In addition to the sports medicine and science team, there’s club nutritionist Dana Lis who keeps in regular contact with all the players. Manneh would know. The young Gambian said she emailed him “every single day” when he was fasting during the month of Ramadan.
“She’s been helping me a lot,” Manneh said.
So has team psychologist David Cox, who holds sessions with the team about twice a month. Before joining the ‘Caps, Manneh said he had no exposure whatsoever to anything related to sports psychology.
“It’s kind of weird transformation to go through that, but I feel like it helped especially me a lot,” he said. “I never used to think of visualization or things I’m going to do before I get the ball. He and the coach believe in the psychology part of the game so that’s been helping us a lot.”
Like Manneh, Teibert said his view on the mental side of the game has “definitely changed” working with Cox over the past few seasons.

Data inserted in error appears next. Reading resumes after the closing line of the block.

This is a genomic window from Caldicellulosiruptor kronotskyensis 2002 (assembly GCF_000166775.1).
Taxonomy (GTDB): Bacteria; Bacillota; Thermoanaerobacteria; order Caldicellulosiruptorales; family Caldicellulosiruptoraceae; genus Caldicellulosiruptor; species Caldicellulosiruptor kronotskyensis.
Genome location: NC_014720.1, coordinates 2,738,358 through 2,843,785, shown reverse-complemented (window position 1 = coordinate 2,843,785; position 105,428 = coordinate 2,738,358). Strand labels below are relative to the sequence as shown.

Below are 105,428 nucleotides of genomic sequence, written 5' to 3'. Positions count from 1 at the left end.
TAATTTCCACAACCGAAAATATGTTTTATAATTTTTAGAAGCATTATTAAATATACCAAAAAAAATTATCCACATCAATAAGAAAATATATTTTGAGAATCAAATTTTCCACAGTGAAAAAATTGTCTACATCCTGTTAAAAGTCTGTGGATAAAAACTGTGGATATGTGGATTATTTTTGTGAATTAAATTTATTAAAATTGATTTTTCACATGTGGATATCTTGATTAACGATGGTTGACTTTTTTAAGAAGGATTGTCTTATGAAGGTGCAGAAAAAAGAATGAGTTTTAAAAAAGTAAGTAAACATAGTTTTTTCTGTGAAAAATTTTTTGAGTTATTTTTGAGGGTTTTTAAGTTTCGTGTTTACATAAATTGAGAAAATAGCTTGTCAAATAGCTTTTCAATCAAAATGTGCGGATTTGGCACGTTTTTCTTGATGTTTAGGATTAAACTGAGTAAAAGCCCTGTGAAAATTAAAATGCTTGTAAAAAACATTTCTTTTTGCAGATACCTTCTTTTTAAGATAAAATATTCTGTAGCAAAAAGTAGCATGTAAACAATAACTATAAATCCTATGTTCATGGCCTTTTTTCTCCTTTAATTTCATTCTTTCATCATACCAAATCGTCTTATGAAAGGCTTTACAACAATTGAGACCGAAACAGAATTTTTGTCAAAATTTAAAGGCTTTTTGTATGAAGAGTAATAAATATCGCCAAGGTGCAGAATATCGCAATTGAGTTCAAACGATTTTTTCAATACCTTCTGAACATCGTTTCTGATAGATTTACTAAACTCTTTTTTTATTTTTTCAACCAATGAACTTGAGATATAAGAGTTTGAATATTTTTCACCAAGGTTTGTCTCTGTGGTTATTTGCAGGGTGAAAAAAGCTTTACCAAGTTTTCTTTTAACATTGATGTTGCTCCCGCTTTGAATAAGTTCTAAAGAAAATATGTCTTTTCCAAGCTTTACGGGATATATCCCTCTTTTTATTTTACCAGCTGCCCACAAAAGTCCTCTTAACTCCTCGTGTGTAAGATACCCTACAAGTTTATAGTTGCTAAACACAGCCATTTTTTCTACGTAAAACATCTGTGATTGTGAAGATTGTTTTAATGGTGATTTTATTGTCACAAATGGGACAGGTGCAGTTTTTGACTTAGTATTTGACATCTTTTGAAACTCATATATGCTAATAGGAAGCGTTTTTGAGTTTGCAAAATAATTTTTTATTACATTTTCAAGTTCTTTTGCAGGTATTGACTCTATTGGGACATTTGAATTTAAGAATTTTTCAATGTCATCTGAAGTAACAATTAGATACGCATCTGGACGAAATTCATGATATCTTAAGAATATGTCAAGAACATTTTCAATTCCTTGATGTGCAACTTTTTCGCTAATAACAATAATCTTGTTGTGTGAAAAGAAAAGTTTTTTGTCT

“Whenever I get the chance, even if he’s not talking about soccer, I just like hearing about stories he has to share and experiences he had,” Teibert said. “You can really learn from a guy like that. He’s in touch with his emotions, he knows how to control his emotions. That’s huge in our sport. Like I said, if you’re not confident, if you don’t have belief in yourself … that’s more than half the battle. If you can wrap your mind around that, I think you’re at a real advantage.”
Home away from home
For Teibert, the transition to MLS has been mostly mental, technical and physical. It didn’t include much of a cultural element. The Niagara Falls, Ont. native grew up in Canada and spent three years in Whitecaps FC’s Residency system before signing his first professional contract.
Short doc: Manneh's journey from Gambia to Vancouver